With the relaunch of this site I have made an honest effort to write more. It is not something I am comfortable with and the last thing I consider myself is a writer. But I have been working in the customer service space for so long that I have come to the conclusion that there is only one true tool when it comes to creating a strong business relationship. Trust. I can not tell you how many times my relationship collateral is what closed a deal or saved a project. Being able to tell someone “I got it” and have them give a green-light is one of the highest complements. But it only works if they trust you.
So as I embark on this new site I wanted to be a vehicle that built trust with those that visit by sharing who I am through writing. It is proven that sharing your thoughts and ideas through writing is one of the most effective ways to let people know what you are all about. My “style” is conversational at best which if you know me, I am a what you see is what you get kind of guy, so I can’t think of any better way to show the true me.
I often urge my clients to write and share their expertise so their customers can see their true professionalism. However, I am usually met with some level of resistance due to the time suck or “I am not a writer”. Which I get because I used to say the same thing. So when I came across this quick 5 minute read my first thought was, “…where was this when I first started!” – Gordon Lear LLC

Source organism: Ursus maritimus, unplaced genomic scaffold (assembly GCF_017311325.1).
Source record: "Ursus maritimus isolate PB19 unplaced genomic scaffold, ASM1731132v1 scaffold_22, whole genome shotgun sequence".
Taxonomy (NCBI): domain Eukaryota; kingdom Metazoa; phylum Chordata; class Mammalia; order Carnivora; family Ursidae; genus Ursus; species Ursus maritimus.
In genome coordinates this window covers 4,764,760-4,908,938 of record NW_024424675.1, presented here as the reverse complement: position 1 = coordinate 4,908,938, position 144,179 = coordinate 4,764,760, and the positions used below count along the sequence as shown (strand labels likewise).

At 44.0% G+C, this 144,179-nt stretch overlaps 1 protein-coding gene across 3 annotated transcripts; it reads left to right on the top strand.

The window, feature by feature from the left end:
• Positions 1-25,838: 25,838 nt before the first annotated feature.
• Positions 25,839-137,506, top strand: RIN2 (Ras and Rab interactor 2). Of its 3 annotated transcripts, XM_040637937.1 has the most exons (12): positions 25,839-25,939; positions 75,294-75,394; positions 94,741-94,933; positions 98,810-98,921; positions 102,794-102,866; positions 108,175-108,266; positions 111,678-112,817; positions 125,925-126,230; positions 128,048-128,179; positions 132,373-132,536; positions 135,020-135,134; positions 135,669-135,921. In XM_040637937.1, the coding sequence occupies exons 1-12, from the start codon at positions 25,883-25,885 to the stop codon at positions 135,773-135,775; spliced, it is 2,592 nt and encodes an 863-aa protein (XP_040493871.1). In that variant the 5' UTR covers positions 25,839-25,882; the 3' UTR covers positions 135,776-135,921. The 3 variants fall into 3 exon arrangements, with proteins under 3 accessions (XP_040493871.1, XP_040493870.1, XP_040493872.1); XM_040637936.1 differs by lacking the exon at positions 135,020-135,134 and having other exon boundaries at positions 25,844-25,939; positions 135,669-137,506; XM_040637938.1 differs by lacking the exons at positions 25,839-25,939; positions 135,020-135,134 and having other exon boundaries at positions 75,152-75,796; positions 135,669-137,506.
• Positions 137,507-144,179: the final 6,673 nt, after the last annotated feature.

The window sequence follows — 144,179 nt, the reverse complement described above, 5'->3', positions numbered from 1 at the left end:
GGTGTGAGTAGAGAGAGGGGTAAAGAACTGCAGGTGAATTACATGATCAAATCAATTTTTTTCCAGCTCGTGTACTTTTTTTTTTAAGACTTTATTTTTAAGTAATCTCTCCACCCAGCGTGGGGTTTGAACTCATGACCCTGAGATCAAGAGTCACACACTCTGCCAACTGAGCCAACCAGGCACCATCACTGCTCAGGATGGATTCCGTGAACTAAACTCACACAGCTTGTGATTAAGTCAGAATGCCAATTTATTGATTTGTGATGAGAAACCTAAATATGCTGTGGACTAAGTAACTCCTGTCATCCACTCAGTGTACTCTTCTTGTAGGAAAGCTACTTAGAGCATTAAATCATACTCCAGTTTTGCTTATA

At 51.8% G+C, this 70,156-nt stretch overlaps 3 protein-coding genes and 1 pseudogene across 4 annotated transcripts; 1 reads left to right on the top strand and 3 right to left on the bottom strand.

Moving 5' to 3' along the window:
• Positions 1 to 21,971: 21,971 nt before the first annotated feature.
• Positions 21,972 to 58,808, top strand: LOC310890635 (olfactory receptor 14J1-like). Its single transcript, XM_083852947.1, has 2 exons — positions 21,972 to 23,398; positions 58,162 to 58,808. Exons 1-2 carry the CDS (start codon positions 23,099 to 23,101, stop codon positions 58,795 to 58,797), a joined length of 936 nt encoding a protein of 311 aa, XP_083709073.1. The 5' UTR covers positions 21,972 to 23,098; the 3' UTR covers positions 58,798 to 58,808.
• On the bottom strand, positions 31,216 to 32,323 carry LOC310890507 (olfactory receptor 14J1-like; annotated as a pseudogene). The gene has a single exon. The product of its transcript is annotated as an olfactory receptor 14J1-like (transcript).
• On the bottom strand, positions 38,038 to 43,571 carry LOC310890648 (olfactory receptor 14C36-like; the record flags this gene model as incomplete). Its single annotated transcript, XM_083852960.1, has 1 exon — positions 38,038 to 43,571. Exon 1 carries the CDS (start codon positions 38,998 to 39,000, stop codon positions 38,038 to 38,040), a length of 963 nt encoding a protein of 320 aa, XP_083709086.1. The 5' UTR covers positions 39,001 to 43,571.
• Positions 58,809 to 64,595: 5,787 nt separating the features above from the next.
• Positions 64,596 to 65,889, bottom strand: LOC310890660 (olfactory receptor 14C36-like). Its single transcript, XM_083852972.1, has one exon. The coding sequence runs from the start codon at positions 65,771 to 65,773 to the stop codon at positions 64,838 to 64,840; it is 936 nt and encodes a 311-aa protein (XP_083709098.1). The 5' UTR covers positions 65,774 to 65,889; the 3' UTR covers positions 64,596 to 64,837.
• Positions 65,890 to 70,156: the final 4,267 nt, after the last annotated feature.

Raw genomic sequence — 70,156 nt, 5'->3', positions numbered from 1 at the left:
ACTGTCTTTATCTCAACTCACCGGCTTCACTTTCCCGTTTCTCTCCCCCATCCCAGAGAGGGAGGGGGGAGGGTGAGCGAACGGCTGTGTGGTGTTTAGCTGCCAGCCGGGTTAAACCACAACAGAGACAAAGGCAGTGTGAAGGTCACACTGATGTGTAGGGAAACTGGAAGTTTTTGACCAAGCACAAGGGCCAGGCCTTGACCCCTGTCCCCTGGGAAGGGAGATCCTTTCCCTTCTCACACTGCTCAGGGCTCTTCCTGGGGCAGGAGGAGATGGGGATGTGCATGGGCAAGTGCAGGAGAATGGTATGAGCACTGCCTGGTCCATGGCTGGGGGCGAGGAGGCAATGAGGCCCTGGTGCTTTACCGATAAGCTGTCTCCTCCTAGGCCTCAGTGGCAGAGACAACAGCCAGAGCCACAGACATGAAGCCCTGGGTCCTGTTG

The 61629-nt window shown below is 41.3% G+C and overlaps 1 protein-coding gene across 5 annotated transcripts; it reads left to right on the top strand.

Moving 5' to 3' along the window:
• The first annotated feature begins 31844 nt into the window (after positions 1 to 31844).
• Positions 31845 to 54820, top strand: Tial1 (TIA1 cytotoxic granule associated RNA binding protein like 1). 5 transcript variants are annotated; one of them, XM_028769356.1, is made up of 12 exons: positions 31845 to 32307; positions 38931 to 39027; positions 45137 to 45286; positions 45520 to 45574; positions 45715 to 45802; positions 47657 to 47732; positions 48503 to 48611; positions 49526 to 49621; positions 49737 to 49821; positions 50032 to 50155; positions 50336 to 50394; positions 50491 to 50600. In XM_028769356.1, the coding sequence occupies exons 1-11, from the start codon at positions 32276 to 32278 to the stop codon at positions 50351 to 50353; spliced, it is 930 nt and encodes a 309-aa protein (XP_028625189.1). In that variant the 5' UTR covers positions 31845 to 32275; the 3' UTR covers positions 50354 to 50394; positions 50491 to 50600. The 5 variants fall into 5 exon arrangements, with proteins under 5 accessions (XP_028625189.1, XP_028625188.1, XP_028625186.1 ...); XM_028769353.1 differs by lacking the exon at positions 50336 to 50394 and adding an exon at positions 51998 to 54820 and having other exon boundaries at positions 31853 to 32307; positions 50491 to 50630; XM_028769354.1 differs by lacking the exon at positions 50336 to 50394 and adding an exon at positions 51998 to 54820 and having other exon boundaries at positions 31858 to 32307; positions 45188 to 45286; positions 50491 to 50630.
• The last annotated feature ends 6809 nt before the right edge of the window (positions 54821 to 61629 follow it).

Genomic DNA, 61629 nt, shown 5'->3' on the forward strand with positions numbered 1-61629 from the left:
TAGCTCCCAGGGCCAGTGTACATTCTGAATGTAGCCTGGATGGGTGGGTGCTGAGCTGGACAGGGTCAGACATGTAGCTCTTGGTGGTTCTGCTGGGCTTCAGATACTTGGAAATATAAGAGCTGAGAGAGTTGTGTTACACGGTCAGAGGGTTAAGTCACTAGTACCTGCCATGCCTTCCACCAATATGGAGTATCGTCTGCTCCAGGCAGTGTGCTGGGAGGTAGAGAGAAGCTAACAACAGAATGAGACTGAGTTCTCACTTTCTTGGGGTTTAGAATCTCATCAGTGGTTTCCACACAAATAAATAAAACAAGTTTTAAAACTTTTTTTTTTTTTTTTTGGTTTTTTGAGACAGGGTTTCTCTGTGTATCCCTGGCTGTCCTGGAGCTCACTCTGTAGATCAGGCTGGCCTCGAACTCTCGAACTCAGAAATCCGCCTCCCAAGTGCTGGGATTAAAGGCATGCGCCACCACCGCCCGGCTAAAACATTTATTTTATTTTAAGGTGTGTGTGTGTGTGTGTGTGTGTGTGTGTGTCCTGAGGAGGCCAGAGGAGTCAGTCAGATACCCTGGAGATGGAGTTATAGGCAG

An executive with the ability to communicate clearly through the written world can reap many benefits.
5 min read
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Writing is often seen as a creative task outside the realm of executives. After all, no executive has never been praised for her writing skills. While there have been a number of high-profile executives who have published bestselling books — Sheryl Sandberg being the best example — they are more the exception than the rule.
This is an unfortunate reality because we live in a content-driven world where more than 3 million blog posts are published every day. An executive with the ability to communicate clearly through the written world can reap many benefits, including more press interviews, speaking opportunities and strategic partnerships.
Executives, however, often lack the time to write. How could an executive find the time to write? By building a habit. Here’s how you can get started.
Do it first thing in the day.
In theory, you could write anytime you are in front of your computer. You could write when you are on a lunch break, in between meetings or after you come back from work. The best time you could use for writing, it turns out, is the morning.
The morning offers several benefits that can’t be found at other times of the day.
First and foremost, you have more energy to spend on a creative task like writing (assuming you sleep enough hours). Second, you are less stressed, which also liberates your mind to express itself more freely. Finally, you face no meetings, calls or emails at this time of the day.